Our work in Armenia in 2018

Our work in Armenia in 2018

Article 05 April 2019 Armenia

In Armenia, the ICRC focuses on providing civilians living along the international border, missing persons and their families, mine victims and people deprived of their liberty with assistance. In addition, we promote the dissemination and implementation of the International Humanitarian Law (IHL) among national authorities, academics, students and military personnel. Our key partner in Armenia is the Armenian Red Cross Society (ARCS) with whom we coordinate activities aimed at helping people affected by the conflict.

In 2018, we continued helping the most vulnerable households in communities located along the international border between Armenia and Azerbaijan, where the socio-economic situation is particularly challenging. As a result, 145 families in Dovegh and Aygepar villages of Tavush region received financial assistance to start small-scale businesses. Additionally, we provided multipurpose cash assistance to 50 extremely vulnerable families who were unable to manage business activities because of their age, health condition or other circumstances.

 

We supported the border villages of Sarigyugh, Baghanis, Koti and Aygepar through construction of a pumping station and a water intake, installation of plastic reservoirs, water meters, public taps, pipelines, concrete manholes and other technical components. 

3300
people gained better access to water.

We also continued to construct safer spaces, wall in exposed windows, and build protective walls for kindergartens, schools and other public buildings, part of which were done thanks to a partnership with the ARCS and the German Red Cross. 

1335
people enhanced their safety and benefited from reduced exposure to conflict-related hazards.

Along with instructors of the ARCS, we organized first-aid courses, provided life-saving skills and first-aid boxes to around 200 members of civil protection rescue teams of the Ministry of Emergency Situations.

We continued to collect biological reference samples in the form of buccal swabs from blood relatives of those who had gone missing in connection with the Nagorno-Karabakh conflict. Until now, in Armenia, we have collected samples from 1,122 blood relatives of 344 missing persons.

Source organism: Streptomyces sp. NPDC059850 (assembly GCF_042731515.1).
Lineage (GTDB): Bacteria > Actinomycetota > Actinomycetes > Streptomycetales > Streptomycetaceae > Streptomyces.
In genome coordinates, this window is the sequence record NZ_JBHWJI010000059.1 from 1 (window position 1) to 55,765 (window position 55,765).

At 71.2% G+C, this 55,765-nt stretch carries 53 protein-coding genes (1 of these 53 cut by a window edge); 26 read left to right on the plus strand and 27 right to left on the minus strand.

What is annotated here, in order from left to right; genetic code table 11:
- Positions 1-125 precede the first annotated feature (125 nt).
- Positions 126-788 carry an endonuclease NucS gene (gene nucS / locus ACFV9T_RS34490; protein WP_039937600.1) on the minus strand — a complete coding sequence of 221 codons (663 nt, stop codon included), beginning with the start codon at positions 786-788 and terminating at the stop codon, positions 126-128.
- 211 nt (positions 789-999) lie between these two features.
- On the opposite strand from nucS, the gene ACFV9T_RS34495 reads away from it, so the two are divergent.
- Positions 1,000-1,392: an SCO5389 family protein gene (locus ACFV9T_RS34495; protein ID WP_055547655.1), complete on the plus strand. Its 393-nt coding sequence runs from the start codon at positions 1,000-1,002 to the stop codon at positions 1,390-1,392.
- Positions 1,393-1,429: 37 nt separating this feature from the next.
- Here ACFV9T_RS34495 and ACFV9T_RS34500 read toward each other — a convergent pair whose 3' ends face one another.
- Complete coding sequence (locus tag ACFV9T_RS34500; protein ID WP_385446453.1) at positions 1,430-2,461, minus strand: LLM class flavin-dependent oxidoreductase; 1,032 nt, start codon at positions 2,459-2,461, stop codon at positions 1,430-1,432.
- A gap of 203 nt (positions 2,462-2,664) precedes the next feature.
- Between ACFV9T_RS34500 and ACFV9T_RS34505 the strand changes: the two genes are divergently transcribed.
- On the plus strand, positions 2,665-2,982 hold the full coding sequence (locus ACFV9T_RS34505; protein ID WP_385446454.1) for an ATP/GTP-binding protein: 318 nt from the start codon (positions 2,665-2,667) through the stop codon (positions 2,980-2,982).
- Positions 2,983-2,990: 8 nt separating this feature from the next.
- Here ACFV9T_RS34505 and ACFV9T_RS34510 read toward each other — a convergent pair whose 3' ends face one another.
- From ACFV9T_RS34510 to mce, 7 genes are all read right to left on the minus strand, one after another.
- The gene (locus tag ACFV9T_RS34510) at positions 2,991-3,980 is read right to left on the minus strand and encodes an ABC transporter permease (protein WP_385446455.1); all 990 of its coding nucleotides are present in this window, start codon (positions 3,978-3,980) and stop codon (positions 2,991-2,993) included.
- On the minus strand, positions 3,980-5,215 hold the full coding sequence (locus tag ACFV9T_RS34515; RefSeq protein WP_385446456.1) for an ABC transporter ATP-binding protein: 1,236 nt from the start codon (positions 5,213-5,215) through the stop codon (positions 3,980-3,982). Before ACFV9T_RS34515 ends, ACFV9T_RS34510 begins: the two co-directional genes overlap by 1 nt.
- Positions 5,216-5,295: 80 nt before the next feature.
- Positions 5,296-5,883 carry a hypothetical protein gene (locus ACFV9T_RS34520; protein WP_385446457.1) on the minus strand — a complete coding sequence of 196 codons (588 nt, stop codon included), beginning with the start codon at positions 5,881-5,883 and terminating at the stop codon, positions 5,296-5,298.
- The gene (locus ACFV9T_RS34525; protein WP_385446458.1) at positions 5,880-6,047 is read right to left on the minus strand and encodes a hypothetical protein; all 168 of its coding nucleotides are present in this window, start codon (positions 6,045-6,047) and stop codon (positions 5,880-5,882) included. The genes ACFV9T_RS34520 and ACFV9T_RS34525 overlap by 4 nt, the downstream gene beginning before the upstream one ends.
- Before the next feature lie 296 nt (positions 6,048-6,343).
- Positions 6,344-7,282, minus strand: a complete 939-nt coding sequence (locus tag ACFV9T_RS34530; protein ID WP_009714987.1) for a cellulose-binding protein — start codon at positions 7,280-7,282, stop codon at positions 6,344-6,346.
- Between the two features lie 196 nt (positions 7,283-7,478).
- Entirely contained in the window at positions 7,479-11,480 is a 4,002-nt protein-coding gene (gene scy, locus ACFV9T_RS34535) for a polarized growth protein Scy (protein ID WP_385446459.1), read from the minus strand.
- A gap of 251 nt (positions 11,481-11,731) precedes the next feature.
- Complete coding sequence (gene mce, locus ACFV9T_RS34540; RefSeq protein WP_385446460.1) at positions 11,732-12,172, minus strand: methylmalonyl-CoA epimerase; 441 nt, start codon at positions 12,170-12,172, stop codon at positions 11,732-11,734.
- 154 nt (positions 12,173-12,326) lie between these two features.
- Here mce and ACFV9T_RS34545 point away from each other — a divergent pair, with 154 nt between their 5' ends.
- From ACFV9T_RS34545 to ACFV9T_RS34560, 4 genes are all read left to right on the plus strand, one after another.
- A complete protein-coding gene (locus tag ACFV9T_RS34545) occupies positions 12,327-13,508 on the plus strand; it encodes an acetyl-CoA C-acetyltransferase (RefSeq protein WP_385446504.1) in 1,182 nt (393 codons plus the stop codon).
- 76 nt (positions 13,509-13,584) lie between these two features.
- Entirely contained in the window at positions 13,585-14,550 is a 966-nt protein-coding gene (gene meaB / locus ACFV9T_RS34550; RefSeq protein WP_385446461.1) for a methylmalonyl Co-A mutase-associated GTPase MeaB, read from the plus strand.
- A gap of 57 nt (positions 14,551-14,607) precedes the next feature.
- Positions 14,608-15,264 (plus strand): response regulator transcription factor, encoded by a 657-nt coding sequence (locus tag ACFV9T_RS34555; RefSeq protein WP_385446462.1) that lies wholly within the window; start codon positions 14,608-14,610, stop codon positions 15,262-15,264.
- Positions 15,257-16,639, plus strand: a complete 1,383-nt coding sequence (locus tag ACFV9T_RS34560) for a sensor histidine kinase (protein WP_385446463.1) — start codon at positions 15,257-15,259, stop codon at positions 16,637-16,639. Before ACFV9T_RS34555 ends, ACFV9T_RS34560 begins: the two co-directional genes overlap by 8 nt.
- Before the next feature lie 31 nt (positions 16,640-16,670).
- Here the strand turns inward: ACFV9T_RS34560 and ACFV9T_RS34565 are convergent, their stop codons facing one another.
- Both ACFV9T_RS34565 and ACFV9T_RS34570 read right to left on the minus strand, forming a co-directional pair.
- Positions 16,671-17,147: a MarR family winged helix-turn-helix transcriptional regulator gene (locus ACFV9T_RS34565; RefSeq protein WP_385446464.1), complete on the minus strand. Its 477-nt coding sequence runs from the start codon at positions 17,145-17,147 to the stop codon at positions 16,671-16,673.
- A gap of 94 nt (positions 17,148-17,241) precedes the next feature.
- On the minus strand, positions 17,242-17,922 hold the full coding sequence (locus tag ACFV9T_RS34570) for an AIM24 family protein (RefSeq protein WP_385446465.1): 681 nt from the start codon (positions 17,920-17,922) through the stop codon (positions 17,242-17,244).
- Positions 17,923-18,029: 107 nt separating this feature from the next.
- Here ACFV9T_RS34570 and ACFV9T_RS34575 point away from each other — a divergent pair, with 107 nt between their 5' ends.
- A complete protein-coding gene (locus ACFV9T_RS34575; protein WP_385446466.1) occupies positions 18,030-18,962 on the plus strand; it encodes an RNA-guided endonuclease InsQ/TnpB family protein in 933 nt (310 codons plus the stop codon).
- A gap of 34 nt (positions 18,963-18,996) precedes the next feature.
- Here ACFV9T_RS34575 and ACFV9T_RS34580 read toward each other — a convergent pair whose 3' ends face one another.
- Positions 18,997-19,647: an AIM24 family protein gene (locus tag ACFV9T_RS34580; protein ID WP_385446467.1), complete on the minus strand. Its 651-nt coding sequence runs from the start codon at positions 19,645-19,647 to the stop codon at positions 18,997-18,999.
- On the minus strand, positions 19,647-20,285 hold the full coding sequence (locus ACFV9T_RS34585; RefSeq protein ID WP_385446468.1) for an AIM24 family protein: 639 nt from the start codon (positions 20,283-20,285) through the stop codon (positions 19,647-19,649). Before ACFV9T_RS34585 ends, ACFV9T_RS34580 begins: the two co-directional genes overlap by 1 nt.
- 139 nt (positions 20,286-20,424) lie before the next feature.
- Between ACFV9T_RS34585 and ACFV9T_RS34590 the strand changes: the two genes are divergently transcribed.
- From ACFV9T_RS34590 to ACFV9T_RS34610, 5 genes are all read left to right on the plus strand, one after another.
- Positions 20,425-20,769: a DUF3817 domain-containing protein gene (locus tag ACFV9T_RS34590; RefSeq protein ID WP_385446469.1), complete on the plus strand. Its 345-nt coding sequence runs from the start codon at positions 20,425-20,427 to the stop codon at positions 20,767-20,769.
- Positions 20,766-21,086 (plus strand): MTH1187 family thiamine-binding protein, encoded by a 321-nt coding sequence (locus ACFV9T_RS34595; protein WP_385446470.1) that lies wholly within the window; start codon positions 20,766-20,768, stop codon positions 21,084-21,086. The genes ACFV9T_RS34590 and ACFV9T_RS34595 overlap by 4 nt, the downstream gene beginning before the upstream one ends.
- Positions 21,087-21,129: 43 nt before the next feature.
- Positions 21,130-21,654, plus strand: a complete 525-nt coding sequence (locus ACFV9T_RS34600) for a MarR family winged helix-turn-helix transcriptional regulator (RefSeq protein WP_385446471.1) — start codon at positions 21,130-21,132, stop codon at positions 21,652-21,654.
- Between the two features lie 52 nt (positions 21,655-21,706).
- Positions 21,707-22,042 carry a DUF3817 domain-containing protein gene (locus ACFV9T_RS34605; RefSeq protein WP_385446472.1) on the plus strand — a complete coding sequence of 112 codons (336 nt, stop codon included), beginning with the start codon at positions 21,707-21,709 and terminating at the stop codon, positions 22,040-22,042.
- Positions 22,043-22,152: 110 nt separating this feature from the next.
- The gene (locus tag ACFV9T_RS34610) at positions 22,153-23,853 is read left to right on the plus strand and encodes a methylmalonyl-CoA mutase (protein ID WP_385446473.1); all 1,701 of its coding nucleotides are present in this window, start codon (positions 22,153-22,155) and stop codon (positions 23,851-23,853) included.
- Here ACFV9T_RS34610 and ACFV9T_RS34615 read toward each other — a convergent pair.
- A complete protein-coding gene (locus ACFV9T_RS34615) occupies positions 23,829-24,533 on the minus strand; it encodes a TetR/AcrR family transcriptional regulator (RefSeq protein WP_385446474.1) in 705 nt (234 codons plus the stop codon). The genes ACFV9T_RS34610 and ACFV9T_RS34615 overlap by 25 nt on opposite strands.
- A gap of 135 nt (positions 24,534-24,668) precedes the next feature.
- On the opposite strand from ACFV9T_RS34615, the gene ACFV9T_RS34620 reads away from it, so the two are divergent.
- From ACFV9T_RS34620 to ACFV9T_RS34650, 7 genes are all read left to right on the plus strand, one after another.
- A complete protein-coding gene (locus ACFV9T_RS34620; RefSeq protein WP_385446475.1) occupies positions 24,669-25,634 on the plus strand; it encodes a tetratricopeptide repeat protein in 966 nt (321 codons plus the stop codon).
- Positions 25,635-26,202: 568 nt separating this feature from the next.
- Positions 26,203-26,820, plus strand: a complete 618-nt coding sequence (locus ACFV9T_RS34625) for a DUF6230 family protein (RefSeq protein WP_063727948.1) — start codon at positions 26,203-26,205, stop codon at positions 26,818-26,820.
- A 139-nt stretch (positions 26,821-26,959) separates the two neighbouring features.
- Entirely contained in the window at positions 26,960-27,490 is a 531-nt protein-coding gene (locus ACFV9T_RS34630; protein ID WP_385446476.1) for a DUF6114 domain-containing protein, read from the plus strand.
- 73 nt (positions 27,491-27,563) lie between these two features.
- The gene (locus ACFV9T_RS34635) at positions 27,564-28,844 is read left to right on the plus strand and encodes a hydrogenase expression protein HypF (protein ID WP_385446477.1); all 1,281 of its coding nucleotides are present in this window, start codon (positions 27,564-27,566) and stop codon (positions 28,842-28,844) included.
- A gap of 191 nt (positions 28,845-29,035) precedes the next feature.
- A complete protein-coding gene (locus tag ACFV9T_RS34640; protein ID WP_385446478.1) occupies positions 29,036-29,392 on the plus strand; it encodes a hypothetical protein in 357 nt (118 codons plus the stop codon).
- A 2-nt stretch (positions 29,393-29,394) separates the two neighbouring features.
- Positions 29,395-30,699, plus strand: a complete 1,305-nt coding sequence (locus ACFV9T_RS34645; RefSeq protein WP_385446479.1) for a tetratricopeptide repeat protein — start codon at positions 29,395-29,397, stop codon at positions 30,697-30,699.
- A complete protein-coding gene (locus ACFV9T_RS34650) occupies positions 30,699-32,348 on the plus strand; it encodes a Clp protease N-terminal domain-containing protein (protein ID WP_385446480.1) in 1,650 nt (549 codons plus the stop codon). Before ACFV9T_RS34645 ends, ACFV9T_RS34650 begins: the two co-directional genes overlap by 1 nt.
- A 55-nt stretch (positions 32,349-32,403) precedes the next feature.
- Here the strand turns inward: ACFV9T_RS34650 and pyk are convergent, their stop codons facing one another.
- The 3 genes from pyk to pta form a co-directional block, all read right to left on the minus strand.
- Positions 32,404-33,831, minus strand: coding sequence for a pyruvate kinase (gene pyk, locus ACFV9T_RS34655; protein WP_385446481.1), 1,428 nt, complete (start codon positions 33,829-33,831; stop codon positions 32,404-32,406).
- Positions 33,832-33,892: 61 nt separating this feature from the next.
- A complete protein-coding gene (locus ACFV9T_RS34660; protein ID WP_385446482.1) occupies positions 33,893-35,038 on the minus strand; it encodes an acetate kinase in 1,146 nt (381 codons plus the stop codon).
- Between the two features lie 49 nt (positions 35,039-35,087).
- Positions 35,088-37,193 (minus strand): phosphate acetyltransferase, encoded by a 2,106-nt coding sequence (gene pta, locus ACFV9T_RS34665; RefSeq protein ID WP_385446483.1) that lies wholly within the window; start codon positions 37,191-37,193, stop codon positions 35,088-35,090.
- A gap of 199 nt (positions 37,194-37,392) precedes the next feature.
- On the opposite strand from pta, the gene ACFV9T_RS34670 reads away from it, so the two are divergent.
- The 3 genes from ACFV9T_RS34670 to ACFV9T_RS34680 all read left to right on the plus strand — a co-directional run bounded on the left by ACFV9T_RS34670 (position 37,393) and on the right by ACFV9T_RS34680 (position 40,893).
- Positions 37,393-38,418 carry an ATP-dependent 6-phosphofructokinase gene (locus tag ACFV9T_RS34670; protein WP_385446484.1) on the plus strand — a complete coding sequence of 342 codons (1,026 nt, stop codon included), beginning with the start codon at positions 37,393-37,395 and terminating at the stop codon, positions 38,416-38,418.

In 2018, over 320 mine victims and members of their families improved their living conditions through our supported micro-economic initiatives, the house repair programme and unconditional cash grants.

In November, the Government of Armenia approved a bill enabling Armenian and foreign detainees without possibility of short family visits to contact their families via a video-call service. We supported the implementation of a video-call service pilot project as well as donated computers and IT accessories to penitentiaries across the country.

3000
detainees were visited for monitoring of their treatment and conditions and supported to maintain family contact.

We introduced the rules of IHL to members of the Armenian Armed Forces, trained and briefed around 390 military instructors, commanders and deputy commanders of border units as well as troops departing for peace support missions abroad. In addition, we ran four sessions on the ICRC mandate and IHL basics to troops stationed along the international border in Tavush region.

In 2018, we expanded the scope of our national-level summer course on IHL and launched the first Regional Summer School. We also organized the national moot court competition and supported the 11th edition of the IHL International Conference for Young Researchers in Yerevan, thus engaging students, experts and practitioners from Armenia and across the world.

 

For more information please read our overview of activities and facts and figures in 2018.